Allison M.

A crossdresser's thoughts on life, fashion, fabulousness, and (oh yeah) dressing up

#TBT: Hitting the “stage” for the first time

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I hope you can forgive my bringing up Christmas in the springtime, but there was a news item this week centered around a kid in 1st grade (a subject for another post, I promise) that allowed a memory from my own days as a 1st grader to resurface in my mind.  It was December of that year, and our teacher, Miss H., had our class take part in a Christmas play.  The premise of the play was this:  Our classroom was a toy store store where the dolls and toys all came to life after the shopkeeper leaves for the night.  Yeah, it’s the whole “magic of Christmas” thing.

Miss H. cast me as the toy store’s shopkeeper, and my costume was the cutest lil’ businessman’s outfit you ever did see:  Fedora hat, oversized coat, tie, dress shirt.  You may think even all that’s a little too classy for a shopkeeper, but I’m not sure where Miss H. found the clothes for my outfit; well, at least I think it was Miss H. who provided my outfit.  Compared to the rest of my class, though, my outfit wasn’t too elaborate; the girls wore ballerina or princess outfits, while the boys’ outfits ran the gamut from the G.I. Joe type to scarecrows to astronauts.  Yeah, it was a time (1975) and a locale (Wisconsin) where gender roles weren’t as gender-blind as they are today.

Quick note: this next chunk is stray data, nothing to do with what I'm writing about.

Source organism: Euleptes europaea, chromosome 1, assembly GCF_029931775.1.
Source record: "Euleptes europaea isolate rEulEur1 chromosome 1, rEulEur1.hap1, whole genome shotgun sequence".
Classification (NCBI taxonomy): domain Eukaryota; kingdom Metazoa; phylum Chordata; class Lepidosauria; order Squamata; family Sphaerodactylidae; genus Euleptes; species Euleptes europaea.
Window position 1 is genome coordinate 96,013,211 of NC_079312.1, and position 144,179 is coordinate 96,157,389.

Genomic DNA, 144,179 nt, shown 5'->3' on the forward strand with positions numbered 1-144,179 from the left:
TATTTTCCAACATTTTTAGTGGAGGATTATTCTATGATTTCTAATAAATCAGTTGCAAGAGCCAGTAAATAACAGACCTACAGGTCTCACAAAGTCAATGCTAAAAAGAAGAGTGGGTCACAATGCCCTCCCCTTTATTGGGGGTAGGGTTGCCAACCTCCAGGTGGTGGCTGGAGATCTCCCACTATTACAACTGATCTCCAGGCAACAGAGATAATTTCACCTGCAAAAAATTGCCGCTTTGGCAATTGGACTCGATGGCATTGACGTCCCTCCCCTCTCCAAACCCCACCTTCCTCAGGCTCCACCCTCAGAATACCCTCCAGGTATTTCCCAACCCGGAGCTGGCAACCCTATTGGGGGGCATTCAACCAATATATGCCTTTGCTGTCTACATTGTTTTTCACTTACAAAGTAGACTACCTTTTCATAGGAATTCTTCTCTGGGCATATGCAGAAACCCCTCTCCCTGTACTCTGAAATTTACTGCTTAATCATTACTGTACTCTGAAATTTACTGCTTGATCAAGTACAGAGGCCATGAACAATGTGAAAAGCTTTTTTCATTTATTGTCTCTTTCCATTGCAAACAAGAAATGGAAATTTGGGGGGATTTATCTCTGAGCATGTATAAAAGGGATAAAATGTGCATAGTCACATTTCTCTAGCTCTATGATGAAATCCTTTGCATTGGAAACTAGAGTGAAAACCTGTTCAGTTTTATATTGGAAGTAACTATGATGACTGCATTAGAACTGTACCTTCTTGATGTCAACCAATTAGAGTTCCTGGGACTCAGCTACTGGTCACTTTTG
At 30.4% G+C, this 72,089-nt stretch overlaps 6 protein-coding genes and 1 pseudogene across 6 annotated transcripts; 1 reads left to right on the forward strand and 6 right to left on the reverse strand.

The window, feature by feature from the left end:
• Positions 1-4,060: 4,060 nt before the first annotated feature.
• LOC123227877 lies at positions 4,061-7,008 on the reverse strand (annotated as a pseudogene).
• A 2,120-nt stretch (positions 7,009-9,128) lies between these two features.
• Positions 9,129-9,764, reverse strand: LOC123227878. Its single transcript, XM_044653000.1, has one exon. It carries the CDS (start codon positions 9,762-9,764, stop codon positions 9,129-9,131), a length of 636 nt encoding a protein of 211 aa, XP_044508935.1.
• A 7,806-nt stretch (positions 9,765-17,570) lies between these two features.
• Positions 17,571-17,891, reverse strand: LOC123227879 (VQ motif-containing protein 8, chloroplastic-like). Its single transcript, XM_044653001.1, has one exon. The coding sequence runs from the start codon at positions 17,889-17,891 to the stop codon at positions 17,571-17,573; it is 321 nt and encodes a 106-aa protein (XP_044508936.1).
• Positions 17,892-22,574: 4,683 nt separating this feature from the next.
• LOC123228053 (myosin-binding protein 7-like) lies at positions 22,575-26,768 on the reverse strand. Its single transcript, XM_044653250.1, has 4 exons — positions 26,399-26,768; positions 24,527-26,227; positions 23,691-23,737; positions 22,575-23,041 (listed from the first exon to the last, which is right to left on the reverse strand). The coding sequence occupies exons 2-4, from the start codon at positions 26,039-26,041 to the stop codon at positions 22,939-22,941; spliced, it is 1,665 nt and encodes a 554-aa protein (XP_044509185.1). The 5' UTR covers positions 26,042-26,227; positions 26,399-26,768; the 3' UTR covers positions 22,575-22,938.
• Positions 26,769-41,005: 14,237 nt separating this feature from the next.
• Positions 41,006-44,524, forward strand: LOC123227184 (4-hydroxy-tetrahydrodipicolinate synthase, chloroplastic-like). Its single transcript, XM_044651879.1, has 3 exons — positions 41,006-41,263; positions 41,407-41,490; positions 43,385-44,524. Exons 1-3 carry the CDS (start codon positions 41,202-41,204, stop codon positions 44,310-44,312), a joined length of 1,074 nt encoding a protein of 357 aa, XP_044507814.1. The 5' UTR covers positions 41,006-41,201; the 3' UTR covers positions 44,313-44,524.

How did us 6-year-olds memorize our lines, you ask?  Well, Miss H. gave each of us our own specific portion of the script, and we had to do only two things with them:  Remember them (of course) and know when to say them.  Luckily for all of us, the lines, the stage directions, and the cues from Miss H. were not complex.  Perhaps that’s why I can still remember most of what I did in the play:

  • Walk in to the scene at the beginning
  • Proclaim out loud, “Time to clean up!”
  • Take a broom and sweep up the stage… okay, it was just the floor of our classroom
  • Walk out of the scene for the bulk of our little play, while the “toy” ballerinas, astronauts, etc. gave their lines and did their dances or whatever
  • Yell “What?!” when returning near the end to see the “dolls” not in the same spots I had left them in at the beginning
  • Say “Merry Christmas” to everyone at the very end (or so I want to think)

Perhaps it was the simplicity of it all, but as I remember it, I pulled off my performance almost perfectly, remembering my lines and doing everything when I was supposed to.  The only mistakes I can recall were during rehearsals, where at one point I read out my second to last line way too early.  Guess I forgot my cue.  But then, that’s what rehearsals are for:  To get the mistakes out of your system before the big day.

So, you’re probably wondering, did our audience warmly applaud our performances, you ask?  Well, yeah, because they were our parents.  The best audience is your first audience, and as proud parents are prone to do, they gave us a positive ovation at the very end.  Unfortunately, my mom wasn’t part of the audience.  As I recall, Mom couldn’t get that Friday afternoon off from her dental assistant’s job, and the audience full of my classmates’ parents were strange faces to me.  I don’t recall feeling any disappointment in Mom not being there.  I suppose it was a mix of my being accepting and understanding, as well as my getting used to not being with Mom every single waking hour of the day (hard for even for a 6-year-old who’s well into 1st grade to get used to).  For sure, though, I told Mom every little detail when I returned home; yes, she was proud of me.